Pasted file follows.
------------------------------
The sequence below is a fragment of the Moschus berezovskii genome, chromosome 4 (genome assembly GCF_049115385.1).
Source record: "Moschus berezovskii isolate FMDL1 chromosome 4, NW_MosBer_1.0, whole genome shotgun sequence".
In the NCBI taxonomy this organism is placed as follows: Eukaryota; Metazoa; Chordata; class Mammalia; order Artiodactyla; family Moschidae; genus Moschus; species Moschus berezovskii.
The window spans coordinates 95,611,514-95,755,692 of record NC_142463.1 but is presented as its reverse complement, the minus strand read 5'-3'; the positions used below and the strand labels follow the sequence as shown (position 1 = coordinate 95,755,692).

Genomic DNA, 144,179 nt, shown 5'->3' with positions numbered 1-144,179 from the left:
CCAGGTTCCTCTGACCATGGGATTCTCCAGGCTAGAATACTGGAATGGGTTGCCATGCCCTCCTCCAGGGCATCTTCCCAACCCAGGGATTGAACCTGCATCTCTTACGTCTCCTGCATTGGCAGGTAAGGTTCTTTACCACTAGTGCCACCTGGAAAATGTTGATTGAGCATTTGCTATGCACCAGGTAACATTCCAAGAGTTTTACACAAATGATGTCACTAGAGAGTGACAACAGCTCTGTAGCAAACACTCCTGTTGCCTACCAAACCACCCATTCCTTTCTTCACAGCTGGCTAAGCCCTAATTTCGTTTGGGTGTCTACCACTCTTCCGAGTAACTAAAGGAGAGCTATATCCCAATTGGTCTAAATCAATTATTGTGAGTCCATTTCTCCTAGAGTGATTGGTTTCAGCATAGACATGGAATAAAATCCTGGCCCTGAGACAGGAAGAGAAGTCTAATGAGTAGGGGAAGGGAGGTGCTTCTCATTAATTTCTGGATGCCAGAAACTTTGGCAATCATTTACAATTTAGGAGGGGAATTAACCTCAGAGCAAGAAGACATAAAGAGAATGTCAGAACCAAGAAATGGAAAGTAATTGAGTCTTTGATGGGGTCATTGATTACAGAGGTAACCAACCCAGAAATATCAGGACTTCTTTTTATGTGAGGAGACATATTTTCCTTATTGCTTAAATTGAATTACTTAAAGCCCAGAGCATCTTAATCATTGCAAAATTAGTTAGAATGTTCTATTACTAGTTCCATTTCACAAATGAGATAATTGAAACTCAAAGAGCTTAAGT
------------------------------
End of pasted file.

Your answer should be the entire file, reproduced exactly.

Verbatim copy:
The sequence below is a fragment of the Moschus berezovskii genome, chromosome 4 (genome assembly GCF_049115385.1).
Source record: "Moschus berezovskii isolate FMDL1 chromosome 4, NW_MosBer_1.0, whole genome shotgun sequence".
In the NCBI taxonomy this organism is placed as follows: Eukaryota; Metazoa; Chordata; class Mammalia; order Artiodactyla; family Moschidae; genus Moschus; species Moschus berezovskii.
The window spans coordinates 95,611,514-95,755,692 of record NC_142463.1 but is presented as its reverse complement, the minus strand read 5'-3'; the positions used below and the strand labels follow the sequence as shown (position 1 = coordinate 95,755,692).

Genomic DNA, 144,179 nt, shown 5'->3' with positions numbered 1-144,179 from the left:
CCAGGTTCCTCTGACCATGGGATTCTCCAGGCTAGAATACTGGAATGGGTTGCCATGCCCTCCTCCAGGGCATCTTCCCAACCCAGGGATTGAACCTGCATCTCTTACGTCTCCTGCATTGGCAGGTAAGGTTCTTTACCACTAGTGCCACCTGGAAAATGTTGATTGAGCATTTGCTATGCACCAGGTAACATTCCAAGAGTTTTACACAAATGATGTCACTAGAGAGTGACAACAGCTCTGTAGCAAACACTCCTGTTGCCTACCAAACCACCCATTCCTTTCTTCACAGCTGGCTAAGCCCTAATTTCGTTTGGGTGTCTACCACTCTTCCGAGTAACTAAAGGAGAGCTATATCCCAATTGGTCTAAATCAATTATTGTGAGTCCATTTCTCCTAGAGTGATTGGTTTCAGCATAGACATGGAATAAAATCCTGGCCCTGAGACAGGAAGAGAAGTCTAATGAGTAGGGGAAGGGAGGTGCTTCTCATTAATTTCTGGATGCCAGAAACTTTGGCAATCATTTACAATTTAGGAGGGGAATTAACCTCAGAGCAAGAAGACATAAAGAGAATGTCAGAACCAAGAAATGGAAAGTAATTGAGTCTTTGATGGGGTCATTGATTACAGAGGTAACCAACCCAGAAATATCAGGACTTCTTTTTATGTGAGGAGACATATTTTCCTTATTGCTTAAATTGAATTACTTAAAGCCCAGAGCATCTTAATCATTGCAAAATTAGTTAGAATGTTCTATTACTAGTTCCATTTCACAAATGAGATAATTGAAACTCAAAGAGCTTAAGT